I used to be quite heartless. Before giving birth gave me a core of mush in more ways than one, I would scoff when my mother burst into tears over some heart rending tale of child abduction or a the grisly murder of a girl around my age. I couldn't understand why tales of some stranger's suffering touched her so deeply.
Well the boot is firmly on the other foot now as I was reminded when I watched the Richard Curtis drama Mary and Martha the other day. This rather heavy handed and implausible tale centred on two mother's who had lost their sons to malaria. One of the dead boys was around the same age as my eldest, cue floods of tears at this unremittingly bleak story.
As the two mothers compared notes on their top life moments, starting with the birth of their boys and ending with all the days their sons' had been alive, I was thundering downstairs to shower my sleeping sons in kisses, dripping those maternal tears onto their cheeks as I went. My husband who had rather grumpily been woken by my nocturnal weeping asked, really rather reasonably: 'Well why on earth did you watch a program about children dying?'
While I take his point, sometimes it does me good to remember just how precious my annoying children really are. Having spent the day refereeing various pointless skirmishes over the ownership of toys and whether or not it was a reasonable request to ask a four-year-old to at least attempt to put on his own shoes, it is sometimes hard to hold onto the concept of childhood as a golden time.
Watching the agony of those onscreen mothers who would never again have to remonstrate with their boys about mess, bargain over the eating of a few more vegetables before pudding is back on the menu or nag endlessly in the vain hope this might mean that homework or music practise actually got done, served as a painful reminder of what a gift the mundane actually is.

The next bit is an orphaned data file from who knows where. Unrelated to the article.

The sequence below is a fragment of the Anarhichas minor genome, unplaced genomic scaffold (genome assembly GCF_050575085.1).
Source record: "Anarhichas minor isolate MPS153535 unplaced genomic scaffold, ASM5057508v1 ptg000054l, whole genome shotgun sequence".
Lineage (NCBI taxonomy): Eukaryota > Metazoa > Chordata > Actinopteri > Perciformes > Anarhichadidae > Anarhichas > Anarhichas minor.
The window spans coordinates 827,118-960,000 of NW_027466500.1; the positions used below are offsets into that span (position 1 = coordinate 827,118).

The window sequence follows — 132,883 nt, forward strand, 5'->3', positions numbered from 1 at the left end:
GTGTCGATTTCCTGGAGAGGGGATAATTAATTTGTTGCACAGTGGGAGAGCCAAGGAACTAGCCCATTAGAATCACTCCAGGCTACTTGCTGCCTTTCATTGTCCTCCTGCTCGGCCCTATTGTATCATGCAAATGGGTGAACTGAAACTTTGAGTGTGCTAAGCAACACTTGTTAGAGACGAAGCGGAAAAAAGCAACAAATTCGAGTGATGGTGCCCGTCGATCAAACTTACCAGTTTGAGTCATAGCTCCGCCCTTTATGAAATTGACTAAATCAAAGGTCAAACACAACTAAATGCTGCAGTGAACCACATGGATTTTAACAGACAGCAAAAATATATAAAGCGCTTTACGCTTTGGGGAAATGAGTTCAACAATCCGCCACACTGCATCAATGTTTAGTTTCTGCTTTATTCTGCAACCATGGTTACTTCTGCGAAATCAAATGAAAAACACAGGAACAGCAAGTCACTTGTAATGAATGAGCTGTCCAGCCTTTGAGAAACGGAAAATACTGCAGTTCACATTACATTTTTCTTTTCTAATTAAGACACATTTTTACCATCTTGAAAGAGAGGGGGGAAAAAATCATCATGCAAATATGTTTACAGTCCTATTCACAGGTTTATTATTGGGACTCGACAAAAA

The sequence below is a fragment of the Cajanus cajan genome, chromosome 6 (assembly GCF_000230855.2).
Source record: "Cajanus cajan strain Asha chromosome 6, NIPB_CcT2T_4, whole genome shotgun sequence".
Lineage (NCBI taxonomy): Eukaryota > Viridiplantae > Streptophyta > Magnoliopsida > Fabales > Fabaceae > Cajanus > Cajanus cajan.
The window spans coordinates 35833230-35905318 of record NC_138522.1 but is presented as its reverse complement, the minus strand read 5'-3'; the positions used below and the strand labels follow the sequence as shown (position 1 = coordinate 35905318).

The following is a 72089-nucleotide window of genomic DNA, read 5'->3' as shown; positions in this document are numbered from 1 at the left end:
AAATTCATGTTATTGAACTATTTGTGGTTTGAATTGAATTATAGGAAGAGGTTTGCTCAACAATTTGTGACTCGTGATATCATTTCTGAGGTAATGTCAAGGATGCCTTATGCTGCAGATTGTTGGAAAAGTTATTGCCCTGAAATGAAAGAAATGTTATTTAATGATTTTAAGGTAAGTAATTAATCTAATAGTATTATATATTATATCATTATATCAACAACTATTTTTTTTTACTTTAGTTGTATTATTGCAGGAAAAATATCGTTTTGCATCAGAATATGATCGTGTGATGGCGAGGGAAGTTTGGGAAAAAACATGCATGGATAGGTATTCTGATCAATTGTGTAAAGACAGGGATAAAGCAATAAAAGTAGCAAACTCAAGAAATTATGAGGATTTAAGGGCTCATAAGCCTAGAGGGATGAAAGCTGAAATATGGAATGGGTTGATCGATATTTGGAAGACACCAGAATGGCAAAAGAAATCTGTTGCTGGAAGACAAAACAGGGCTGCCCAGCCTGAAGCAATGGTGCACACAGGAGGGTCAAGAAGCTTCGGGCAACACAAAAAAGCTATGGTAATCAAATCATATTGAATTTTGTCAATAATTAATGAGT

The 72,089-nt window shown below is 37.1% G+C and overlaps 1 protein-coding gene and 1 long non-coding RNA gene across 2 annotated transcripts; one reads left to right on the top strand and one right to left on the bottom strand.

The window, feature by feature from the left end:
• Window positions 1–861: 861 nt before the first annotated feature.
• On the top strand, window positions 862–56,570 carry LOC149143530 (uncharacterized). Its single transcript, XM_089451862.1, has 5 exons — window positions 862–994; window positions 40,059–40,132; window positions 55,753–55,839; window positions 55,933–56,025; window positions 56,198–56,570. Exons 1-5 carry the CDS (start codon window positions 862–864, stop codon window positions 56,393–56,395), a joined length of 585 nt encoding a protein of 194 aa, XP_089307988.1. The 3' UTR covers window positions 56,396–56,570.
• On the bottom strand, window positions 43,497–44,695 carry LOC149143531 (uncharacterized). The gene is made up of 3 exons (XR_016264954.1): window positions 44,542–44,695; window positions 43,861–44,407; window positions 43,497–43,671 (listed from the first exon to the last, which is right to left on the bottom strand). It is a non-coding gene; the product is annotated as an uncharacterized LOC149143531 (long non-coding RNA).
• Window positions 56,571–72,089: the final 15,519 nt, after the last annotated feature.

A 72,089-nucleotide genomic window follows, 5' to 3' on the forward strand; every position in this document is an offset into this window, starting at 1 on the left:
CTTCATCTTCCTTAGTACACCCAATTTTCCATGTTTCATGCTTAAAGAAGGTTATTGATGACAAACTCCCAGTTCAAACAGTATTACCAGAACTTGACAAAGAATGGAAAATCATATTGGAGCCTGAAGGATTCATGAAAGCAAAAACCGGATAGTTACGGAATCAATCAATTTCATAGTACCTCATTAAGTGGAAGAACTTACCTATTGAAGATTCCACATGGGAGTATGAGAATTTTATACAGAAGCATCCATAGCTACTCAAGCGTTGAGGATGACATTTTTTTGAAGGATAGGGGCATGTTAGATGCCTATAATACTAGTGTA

Of course it would make you into rather a tedious type of person to be walking round in a perpetual state of recognition of what joys your children are. In fact people would soon start to question or mental capacity if you were to don a beatific smile of gratitude as your little terrors thumped one another and whined at you to buy them sweets in the corner shop.
That said it does no harm to indulge in a little bit of a tearjerker from time to time, even if all it means is that for just one morning you might think twice before starting to scream when your seventh suggestion that shoes and coats were put on as it was time to leave for school about ten minutes ago was ignored. If you can hold on until your requests reach double digits then that sad screenplay has done its job.